This solution seemed very beautiful to me - decent fixed accuracy combined with a very large range of values ​​used.


Adding and subtracting such numbers is no different from similar operations with int.


Multiplication: if we simply multiply int, then we get the fractional part, and the whole "overflows". For multiplication, the numbers were first converted to long. When multiplying, we get a number of 64 bits with a fractional part of 32 bits. After a 16-bit right shift, you can go back to fractional 16 bits and trim the number back to int.


Division: with simple division, the fractional part is lost. Instead, you again need to convert to long, shift the dividend by 16 bits to the left and divide. For some reason, the game was done differently, a shift to the left by 32 and after - to the right by 16.


The game has implementation for CDMY46CDMY, CDMY47CDMY and CDMY48CDMY.


Made quite simple - there is a hard-coded array of 64 values ​​- an angle from 0 to 90 degrees. When calculating the sine or cosine, the angle is reduced to this range, then the index is calculated - and the value from the array is read from it. The result is an accuracy of one and a half degrees. Apparently, this is enough for the game.


Touch input


ITKarma picture


What is funny, this game in its two thousand and fourth year supported him. If the CDMY49CDMY method returns CDMY50CDMY, then an additional circle is drawn in the game for control, into which you can poke. The mode is made more likely for a tick - all the same, the entered values ​​are quantized to “full throttle”, “full tilt”, “full brake” and you can’t do anything “halfway”. But be that as it may, there is support for touch input in the game.


Level format


I mentioned above that the average size of a game level is 170 bytes. How did it happen? Very simple - just a couple of bytes are used to store each point.


Rather, it’s done a little trickier - first, all information is stored, such as start/finish position, etc., as well as the number of points. For storing points made two modes. If the first byte is 0xff, then an int pair with absolute coordinates comes next as coordinates, but if the byte is different, this byte is the offset dx relative to the previous point, followed by the byte with the offset dy.


for (int i=1; i < pointsCount; ++i) { byte modeOrDx; if ((modeOrDx=var1.readByte()) == -1) { offsetY=0; offsetX=0; pointX=var1.readInt(); pointY=var1.readInt(); } else { pointX=modeOrDx; pointY=var1.readByte(); } offsetX += pointX; offsetY += pointY; this.addPointSimple(offsetX, offsetY); } 

Entire code


Simple and effective.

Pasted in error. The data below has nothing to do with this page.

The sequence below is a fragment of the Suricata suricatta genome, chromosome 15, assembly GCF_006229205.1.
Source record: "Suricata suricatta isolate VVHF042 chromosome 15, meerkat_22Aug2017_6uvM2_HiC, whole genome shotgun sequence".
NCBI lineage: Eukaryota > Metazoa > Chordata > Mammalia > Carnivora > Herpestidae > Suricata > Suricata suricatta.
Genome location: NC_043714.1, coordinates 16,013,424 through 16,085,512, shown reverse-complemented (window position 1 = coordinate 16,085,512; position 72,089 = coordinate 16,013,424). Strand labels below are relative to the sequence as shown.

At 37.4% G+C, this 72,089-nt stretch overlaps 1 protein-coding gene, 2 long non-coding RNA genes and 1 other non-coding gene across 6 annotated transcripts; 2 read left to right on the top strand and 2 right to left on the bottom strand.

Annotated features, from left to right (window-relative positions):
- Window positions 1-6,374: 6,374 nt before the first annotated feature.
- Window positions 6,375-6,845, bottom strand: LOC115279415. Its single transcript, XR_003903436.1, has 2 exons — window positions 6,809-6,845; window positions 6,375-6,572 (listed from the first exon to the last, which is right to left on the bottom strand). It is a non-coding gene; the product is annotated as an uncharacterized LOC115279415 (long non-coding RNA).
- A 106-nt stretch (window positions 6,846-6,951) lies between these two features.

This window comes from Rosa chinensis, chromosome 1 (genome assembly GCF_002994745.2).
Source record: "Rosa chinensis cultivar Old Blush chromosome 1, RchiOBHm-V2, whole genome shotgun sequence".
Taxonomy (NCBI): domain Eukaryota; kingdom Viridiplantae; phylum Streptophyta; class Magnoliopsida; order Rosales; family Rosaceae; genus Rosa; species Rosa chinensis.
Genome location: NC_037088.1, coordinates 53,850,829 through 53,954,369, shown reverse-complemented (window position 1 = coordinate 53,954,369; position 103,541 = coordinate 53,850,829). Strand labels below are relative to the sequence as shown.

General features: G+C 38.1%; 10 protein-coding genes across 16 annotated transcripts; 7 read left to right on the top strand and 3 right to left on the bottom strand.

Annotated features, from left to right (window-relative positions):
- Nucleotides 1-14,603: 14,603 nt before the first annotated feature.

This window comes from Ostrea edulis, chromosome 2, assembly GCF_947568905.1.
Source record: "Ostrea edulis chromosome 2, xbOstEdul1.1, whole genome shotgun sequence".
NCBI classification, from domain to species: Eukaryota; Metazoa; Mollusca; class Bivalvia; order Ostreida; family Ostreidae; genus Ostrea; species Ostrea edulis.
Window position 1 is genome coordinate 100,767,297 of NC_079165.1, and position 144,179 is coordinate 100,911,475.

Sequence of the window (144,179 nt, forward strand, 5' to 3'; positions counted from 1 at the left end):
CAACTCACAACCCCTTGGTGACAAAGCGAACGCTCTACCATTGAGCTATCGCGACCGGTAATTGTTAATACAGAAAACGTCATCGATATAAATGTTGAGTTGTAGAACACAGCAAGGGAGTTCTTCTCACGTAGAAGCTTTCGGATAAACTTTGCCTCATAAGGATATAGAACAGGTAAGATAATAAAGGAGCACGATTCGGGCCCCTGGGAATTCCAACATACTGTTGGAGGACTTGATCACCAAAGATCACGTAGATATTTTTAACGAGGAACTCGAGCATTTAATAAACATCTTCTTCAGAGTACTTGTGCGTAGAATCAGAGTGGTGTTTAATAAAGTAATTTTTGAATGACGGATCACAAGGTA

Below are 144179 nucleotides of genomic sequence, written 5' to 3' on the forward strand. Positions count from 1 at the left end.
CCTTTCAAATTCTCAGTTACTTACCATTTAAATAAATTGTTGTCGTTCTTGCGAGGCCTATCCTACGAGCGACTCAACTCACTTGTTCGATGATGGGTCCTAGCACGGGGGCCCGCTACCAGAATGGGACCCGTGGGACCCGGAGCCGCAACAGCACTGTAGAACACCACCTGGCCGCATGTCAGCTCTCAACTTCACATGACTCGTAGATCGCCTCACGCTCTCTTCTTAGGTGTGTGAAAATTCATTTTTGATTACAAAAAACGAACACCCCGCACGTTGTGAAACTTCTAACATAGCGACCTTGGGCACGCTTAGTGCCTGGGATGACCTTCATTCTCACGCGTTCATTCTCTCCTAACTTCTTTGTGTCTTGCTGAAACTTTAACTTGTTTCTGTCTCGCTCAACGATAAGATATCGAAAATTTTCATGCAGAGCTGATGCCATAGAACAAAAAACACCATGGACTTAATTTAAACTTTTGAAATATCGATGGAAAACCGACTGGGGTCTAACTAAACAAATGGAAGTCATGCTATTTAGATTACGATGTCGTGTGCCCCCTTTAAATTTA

Texture atlases


Unlike modern phones with GPUs and full hd screens, older telephones had very modest displays of the type (CDMY51CDMY or CDMY52CDMY). The need to twist images and draw 3D objects somehow did not arise, and in the api for pictures this is not even possible. The only thing that was possible when drawing the picture was to rotate it 90-180-270 degrees and flip it.


It seems to me that for that time it was not a problem - a sprite with a size of a dozen pixels has not many visible rotation options.
Specifically, in this game, 32 or 16 sprites were used for the motorcycle body, body parts and helmet of the motorcyclist. Helmet sprites required a picture as large as 48 * 48 pixels and weighing 1091 bytes.


However, it should be noted that at that time there was already some very primitive API for 3D graphics with a fixed 3D pipeline and I even played something 3D. The textures were with huge distinguishable pixels, and the octagonal wheels of the cars were perceived as something normal and highly detailed.


It seems to me - the size of the displays and the capabilities of the phones are very well suited for sprite 2D graphics and did not pull 3D.


Caching strings


During the game, time is drawn in the lower right corner of the screen. What is funny - the developers decided not to create each frame in a new line and made a lazily populated cache for 100 lines of the form" 23 "and" 64 ".


if (time10MsToStringCache[time10MsPart] == null) { String zeroPadding; if (time10MsPart >= 10) { zeroPadding=""; } else { zeroPadding="0"; } time10MsToStringCache[time10MsPart]=zeroPadding + time10Ms % 100L; } 

Honestly, I don’t know if it made sense to bother so for the sake of two digits. It might be easier to draw the numbers one at a time.


No-MVP architecture


Class MenuManager as a hardcode contains all the menus (they are all created once when the class is initialized) and, if necessary, draws them. If some component of the game needs to know what the current level is now, it just goes to the menu object with a choice of level and asks which position is active.


Perhaps someone will say that you need to separate the model from its presentation and apply all sorts of patterns for abstraction. But on the other hand: see how a similar task can be done in Android: